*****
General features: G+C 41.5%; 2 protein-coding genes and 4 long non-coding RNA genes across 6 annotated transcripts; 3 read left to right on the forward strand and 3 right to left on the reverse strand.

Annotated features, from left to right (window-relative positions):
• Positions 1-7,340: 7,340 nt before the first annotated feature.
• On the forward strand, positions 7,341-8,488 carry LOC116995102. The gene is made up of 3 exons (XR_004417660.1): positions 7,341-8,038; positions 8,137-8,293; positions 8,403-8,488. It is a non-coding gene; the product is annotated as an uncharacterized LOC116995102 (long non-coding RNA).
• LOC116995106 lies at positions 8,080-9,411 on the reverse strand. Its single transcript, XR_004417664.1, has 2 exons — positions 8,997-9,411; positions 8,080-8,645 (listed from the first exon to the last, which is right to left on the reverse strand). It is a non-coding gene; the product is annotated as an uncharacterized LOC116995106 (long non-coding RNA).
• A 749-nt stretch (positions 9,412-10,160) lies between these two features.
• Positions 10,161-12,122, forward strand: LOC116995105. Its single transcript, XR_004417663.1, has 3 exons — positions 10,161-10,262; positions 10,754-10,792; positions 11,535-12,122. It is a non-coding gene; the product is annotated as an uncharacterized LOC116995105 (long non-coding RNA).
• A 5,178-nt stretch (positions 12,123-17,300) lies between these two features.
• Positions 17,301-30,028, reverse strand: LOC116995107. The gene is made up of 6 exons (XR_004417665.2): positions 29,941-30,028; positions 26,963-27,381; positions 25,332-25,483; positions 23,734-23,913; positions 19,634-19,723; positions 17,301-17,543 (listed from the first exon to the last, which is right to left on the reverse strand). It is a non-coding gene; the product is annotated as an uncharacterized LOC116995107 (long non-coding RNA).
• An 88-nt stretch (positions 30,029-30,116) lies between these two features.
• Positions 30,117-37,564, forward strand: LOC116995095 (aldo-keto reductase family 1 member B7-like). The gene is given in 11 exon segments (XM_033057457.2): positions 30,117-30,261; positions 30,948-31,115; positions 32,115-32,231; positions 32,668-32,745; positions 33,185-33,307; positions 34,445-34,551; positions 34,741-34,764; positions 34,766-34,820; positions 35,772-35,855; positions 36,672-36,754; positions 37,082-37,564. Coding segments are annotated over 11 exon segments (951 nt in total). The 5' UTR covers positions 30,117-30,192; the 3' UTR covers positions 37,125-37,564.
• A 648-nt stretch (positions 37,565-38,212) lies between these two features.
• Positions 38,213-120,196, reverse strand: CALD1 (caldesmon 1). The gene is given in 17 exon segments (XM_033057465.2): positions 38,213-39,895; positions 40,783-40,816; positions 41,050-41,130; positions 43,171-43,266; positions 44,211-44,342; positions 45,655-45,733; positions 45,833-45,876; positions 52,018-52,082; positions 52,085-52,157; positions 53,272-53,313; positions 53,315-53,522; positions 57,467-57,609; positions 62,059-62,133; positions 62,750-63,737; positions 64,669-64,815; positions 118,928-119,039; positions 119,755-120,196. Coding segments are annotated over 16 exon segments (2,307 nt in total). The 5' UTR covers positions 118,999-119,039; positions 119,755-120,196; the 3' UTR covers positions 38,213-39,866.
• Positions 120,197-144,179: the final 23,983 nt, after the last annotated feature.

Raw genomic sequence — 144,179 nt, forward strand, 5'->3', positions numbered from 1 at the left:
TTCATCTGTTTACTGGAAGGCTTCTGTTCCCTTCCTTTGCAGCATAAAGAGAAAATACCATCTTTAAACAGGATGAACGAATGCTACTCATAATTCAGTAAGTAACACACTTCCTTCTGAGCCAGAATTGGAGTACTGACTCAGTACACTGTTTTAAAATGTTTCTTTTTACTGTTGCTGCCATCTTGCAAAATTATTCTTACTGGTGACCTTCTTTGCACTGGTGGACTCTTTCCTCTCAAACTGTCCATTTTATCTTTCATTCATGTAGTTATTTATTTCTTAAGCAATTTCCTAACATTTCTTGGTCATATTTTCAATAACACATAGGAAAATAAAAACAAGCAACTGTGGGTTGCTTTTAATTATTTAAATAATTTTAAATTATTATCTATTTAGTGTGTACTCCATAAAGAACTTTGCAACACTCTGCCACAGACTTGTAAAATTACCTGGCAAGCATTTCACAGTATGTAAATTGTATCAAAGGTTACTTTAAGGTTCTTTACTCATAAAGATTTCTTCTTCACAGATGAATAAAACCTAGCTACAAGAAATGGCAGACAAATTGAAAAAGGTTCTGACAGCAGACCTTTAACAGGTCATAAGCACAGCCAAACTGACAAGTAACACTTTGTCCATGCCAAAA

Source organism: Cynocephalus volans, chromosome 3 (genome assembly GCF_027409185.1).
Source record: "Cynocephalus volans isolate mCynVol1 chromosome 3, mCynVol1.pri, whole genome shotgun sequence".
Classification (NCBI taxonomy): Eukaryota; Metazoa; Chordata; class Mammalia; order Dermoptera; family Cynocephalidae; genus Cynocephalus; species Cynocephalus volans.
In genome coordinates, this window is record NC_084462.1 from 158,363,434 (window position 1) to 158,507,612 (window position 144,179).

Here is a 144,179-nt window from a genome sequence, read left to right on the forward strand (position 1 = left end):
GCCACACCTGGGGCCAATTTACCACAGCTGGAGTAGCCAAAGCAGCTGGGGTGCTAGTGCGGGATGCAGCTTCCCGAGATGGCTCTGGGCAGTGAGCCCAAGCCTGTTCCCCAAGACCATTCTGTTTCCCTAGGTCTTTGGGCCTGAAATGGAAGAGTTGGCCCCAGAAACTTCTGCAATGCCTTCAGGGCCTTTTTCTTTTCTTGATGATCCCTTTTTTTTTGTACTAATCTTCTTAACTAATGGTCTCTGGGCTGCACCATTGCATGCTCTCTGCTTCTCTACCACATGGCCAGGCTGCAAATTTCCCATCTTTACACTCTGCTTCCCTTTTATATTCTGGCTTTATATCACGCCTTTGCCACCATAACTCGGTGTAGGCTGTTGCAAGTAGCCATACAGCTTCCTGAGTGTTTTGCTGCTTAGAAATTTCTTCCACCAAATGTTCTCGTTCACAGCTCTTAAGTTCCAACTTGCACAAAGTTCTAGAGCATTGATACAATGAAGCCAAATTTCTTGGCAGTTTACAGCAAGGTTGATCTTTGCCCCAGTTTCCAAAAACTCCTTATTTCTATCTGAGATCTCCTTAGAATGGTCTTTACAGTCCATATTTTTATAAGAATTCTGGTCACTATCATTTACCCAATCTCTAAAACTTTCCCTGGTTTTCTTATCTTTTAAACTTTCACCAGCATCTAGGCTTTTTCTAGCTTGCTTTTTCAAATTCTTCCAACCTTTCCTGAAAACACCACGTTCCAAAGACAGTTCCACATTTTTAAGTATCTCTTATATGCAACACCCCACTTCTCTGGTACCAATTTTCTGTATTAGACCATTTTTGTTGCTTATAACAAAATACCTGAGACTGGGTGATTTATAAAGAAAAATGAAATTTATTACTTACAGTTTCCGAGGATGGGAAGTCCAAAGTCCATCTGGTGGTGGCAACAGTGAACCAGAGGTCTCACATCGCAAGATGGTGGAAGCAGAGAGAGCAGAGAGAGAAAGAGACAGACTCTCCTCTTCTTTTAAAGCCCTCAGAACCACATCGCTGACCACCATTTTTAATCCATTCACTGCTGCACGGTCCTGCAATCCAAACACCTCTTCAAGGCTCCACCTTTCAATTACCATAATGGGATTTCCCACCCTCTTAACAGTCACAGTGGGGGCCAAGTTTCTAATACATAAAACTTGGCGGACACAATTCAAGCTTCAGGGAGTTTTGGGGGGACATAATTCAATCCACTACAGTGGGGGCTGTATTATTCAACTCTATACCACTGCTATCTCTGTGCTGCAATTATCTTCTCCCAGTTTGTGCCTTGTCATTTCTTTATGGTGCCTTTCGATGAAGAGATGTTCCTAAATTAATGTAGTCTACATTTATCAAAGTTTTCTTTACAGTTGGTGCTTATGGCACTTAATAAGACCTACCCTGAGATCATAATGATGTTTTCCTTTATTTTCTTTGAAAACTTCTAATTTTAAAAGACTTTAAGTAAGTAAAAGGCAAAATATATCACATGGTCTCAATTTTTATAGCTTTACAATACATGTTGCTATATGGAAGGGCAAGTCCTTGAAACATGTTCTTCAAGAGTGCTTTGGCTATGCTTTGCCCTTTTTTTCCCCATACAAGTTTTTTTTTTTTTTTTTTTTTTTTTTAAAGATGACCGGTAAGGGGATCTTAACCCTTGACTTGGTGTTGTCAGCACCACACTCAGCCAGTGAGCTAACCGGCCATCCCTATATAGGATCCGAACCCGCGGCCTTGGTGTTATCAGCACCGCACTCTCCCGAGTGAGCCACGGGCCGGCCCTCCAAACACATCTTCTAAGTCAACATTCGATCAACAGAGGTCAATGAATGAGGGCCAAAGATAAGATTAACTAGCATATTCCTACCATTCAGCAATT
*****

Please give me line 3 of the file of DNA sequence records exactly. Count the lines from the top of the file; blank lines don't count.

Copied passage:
• Positions 1-7,340: 7,340 nt before the first annotated feature.